Sunday

15th Dec 2019

Doubts over using EU 'peace fund' to supply arms to Africa

  • The EU may soon have the means to buy guns for armies in Africa - amid worries some of them may end up on the black market (Photo: French ministry of defense)

Germany and France are pushing plans to set up a budget overseen by the EU to possibly purchase and supply lethal weapons to armies in places like Africa.

Discussed for the first time among ambassadors in Brussels on Wednesday (27 November), the issue remains contentious among a handful of member states.

Read and decide

Join EUobserver today

Support quality EU news

Get instant access to all articles — and 20 years of archives. 30-day free trial.

... or join as a group

First floated in June 2018 by the EU's foreign diplomacy branch, the EEAS, the so-called European Peace Facility will have a €10.5bn purse, but set outside the typical EU budget.

"It is an extra budget not only because these are expensive enterprises but because the rules existing governing the budgets of the EU do not allow for these kinds of operations," the EU's ambassador to the African Union Ranier Sabatucci told EUobserver last week.

But when asked what kind of safeguards are in place to prevent weapons from going to militias or the black market, a European Commission spokeswoman from the EEAS declined to respond.

"I will not discuss in detail how this proposal will look like," she said.

Black market

While the talks on Wednesday took place behind closed doors, EUobserver understands that significant doubts remain on whether provisions within the proposal allowing the purchase of lethal weapons for foreign armies should even be included.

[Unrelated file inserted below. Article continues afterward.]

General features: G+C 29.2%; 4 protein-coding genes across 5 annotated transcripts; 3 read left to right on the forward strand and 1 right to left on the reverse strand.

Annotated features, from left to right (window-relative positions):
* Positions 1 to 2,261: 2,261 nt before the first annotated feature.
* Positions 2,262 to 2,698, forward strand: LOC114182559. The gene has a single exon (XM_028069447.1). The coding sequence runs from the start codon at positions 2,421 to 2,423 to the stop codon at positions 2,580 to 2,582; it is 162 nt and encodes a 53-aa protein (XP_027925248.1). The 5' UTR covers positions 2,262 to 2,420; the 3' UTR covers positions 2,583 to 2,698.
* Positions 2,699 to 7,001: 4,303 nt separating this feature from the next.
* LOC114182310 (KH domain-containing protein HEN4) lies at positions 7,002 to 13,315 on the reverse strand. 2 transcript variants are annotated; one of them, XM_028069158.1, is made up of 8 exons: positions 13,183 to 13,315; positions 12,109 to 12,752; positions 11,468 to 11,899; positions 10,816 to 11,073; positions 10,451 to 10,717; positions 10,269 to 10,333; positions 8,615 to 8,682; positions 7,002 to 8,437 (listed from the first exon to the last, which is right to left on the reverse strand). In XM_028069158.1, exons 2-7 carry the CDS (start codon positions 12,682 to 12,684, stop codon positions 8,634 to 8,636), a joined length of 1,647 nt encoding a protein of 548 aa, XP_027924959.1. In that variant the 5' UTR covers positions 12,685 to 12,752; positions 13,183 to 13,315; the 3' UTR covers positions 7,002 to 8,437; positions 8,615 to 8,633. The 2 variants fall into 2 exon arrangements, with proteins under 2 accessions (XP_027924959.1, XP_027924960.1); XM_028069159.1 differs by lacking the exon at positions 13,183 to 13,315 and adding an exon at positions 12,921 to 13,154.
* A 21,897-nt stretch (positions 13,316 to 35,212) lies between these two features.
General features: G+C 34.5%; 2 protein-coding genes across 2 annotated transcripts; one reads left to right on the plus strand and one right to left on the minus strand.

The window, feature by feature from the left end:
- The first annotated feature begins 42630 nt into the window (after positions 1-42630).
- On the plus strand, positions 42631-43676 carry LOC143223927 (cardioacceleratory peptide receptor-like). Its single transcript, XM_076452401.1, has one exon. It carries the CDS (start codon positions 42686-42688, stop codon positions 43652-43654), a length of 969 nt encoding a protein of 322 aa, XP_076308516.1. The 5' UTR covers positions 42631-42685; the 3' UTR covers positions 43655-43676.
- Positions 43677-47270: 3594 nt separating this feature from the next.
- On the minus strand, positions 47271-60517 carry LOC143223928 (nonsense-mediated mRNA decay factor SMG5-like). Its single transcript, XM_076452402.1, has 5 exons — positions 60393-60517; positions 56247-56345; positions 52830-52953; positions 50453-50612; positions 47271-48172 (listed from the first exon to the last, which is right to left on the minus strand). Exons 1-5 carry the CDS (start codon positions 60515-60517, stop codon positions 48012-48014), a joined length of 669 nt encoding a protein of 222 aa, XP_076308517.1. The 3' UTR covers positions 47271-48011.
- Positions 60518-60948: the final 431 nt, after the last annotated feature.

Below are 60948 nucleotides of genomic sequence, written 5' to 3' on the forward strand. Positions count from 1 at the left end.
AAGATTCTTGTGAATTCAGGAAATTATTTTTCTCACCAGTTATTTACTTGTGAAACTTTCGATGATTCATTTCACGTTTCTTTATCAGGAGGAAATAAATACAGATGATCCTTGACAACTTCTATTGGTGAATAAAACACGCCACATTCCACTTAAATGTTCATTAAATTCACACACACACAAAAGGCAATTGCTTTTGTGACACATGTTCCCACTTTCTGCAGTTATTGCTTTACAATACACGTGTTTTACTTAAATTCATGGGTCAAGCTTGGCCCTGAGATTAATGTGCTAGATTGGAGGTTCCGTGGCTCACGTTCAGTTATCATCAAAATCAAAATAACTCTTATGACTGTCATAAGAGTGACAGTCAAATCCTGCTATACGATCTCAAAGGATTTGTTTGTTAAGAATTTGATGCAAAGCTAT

Among the dissenters are Nordic liberal countries like Denmark. Malta and the Netherlands are also said to be opposed. Austria baulked, telling NGOs in a letter earlier this year that they share the same reservations when it comes to granting weapons and ammunition.

Ireland is also not entirely happy with the idea.

Sweden is said to be lukewarm but is not wholly opposed so long as certain safeguards are enshrined. It exported over a billion euros worth of military equipment last year.

A senior EU diplomat present at the meeting on Wednesday described the discussion as useful, noting that it was the first time they had a policy dialogue on the matter.

"Now is the time to look at where we can find compromises, so the idea was really to look at a few of the sectors and see where we can find common ground," she said.

She too refrained from going into detail, noting that negotiations are on-going and will continue in the upcoming EU presidency under Croatia.

The facility, set for launch in little over 12 months, and would be managed by the EU's incoming foreign policy chief Josep Borrell.

Borrell has been tasked by the incoming president of the European Commission, Ursula von der Leyen, to make the EU more strategic and more assertive in external relations.

"You should seek to strengthen the Union's capacity to act autonomously and promote its values and interests around the world," she told him, in a mission letter.

The talks follow a helicopter collision in Mali earlier this week that killed 13 French soldiers.

France has since demanded EU governments send in special forces to the Sahel, an area spanning some five West African states, to support the some 4,500 French troops to fight jihadist groups.

Such military efforts have reportedly led to even greater conflict in places like Mali, where the French have been operating for the past five years.